Here she is, quoted in an article in the Guardian:
"It could be the case that this different environment is changing the brain in an unprecedented way. It's such an important issue and I'm just putting it before people to discuss." Greenfield said there was a need for work to be done, but measuring subtle changes in the brain was extremely difficult. She cited an article in Scientific American that showed US teenagers may be losing their ability to feel empathy. "When you are social networking online and not learning how to connect face to face or how to hug, not out there rehearsing those things, then could that mean a child goes on to exhibit autistic-like behaviour?"Asked in this interview with New Scientist for any evidence supporting this hypothesis, she cites two studies: this one describing differences in brain anatomy between healthy and Internet-addicted Chinese university students, and this review (full text here) of the psychological and neurological literature on the effects of various electronic media.
"I point to the increase in autism and I point to internet use. That's all. Establishing a causal relationship is very hard but there are trends out there that we must think about. I have not said that internet use causes autism and I would apologise to any family who is upset by anything I have said."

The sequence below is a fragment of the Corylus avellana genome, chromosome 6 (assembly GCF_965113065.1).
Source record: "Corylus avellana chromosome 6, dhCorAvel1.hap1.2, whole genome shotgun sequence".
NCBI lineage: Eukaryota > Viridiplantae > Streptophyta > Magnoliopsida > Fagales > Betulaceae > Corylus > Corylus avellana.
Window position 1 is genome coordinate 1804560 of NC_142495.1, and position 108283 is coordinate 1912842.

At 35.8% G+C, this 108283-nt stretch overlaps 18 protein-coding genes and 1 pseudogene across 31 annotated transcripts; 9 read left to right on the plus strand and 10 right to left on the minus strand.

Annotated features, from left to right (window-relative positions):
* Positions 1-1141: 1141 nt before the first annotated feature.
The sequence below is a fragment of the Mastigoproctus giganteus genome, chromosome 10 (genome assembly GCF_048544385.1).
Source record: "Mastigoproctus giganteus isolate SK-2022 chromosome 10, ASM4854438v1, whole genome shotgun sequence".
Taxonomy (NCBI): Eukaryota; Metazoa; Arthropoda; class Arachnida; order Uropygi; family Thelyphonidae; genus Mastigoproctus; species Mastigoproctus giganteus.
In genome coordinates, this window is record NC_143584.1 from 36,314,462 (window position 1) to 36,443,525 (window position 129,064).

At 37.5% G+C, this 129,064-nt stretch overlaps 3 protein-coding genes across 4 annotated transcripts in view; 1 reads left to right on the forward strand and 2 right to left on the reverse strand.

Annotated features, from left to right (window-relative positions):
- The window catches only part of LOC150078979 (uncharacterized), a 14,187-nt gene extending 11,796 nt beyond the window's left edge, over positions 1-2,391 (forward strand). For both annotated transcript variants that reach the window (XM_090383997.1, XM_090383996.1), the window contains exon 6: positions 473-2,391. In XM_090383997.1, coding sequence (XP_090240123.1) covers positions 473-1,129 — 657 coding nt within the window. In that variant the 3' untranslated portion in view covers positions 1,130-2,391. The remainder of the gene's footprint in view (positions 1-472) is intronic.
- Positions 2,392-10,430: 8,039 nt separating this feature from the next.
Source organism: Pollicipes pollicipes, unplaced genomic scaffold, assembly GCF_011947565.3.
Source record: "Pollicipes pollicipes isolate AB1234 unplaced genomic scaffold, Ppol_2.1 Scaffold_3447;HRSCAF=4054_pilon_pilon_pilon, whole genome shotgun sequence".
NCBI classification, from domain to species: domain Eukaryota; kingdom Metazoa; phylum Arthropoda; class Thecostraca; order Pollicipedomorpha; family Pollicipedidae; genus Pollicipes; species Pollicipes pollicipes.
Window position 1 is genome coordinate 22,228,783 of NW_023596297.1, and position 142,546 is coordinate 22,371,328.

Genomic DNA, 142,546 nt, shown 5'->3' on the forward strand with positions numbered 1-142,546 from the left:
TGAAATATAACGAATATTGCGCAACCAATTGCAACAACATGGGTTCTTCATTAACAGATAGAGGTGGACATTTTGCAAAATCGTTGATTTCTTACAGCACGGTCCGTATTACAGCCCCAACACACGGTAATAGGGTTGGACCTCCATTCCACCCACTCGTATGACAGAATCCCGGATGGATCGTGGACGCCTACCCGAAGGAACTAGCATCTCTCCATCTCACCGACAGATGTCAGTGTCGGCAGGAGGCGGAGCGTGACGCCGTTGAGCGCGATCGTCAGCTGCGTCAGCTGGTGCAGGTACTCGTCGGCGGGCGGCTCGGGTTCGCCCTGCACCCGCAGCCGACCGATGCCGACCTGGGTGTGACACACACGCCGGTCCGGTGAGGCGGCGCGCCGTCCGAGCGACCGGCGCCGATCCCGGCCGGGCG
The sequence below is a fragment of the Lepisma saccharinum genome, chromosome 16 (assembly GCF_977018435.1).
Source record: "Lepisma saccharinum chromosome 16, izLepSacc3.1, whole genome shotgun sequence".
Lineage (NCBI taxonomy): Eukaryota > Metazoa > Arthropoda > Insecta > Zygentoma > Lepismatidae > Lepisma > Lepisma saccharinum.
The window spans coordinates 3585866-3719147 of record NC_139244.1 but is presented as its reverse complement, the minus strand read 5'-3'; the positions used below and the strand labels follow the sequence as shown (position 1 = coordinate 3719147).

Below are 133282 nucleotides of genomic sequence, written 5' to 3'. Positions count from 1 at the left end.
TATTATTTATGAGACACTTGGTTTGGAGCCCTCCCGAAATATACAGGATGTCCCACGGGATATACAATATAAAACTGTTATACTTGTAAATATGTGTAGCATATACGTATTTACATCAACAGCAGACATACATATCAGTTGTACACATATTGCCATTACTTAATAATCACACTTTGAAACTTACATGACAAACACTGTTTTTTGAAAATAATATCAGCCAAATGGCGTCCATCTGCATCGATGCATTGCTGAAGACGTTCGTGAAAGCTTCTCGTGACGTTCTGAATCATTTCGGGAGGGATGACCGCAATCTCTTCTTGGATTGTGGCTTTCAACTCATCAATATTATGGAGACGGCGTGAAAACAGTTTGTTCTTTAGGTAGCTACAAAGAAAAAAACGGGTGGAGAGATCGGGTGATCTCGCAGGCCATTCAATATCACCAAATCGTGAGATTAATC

She added: "I have never, ever said that the internet is bad for the brain. But if the environment is changing, then the brain will change to adapt. All I have ever said is, let's talk about this. The internet has become the central, iconic feature of young people's lives and to say our brains will not be affected by that is to deny our evolutionary heritage."
She also cited this article, mentioned in this Scientific American podcast, which is a meta-analysis of 72 studies of empathy in American college students, all conducted between 1979 and 2009, and all using the same measure of empathy: the Interpersonal Reactivity Index. I will talk about that study in another post; for now, I'd like to focus on the Internet-addiction study.)
The Chinese study used diffusion tensor imaging (a type of magnetic resonance imaging that measures the movement of water molecules along a tract of fibrous tissue and uses the three-dimensional vectors, or tensors, describing the water molecule's motion to build a three-dimensional computer model of the tissue) to look for differences in gray-matter volume and white-matter structure between two groups of eighteen young people (twelve young men and six young women in each group), one consisting of people meeting diagnostic criteria for Internet addiction (using the Young Diagnostic Questionnaire for Internet addiction), and the other consisting of healthy, age- and sex-matched control subjects who said they used the Internet for less than two hours per day.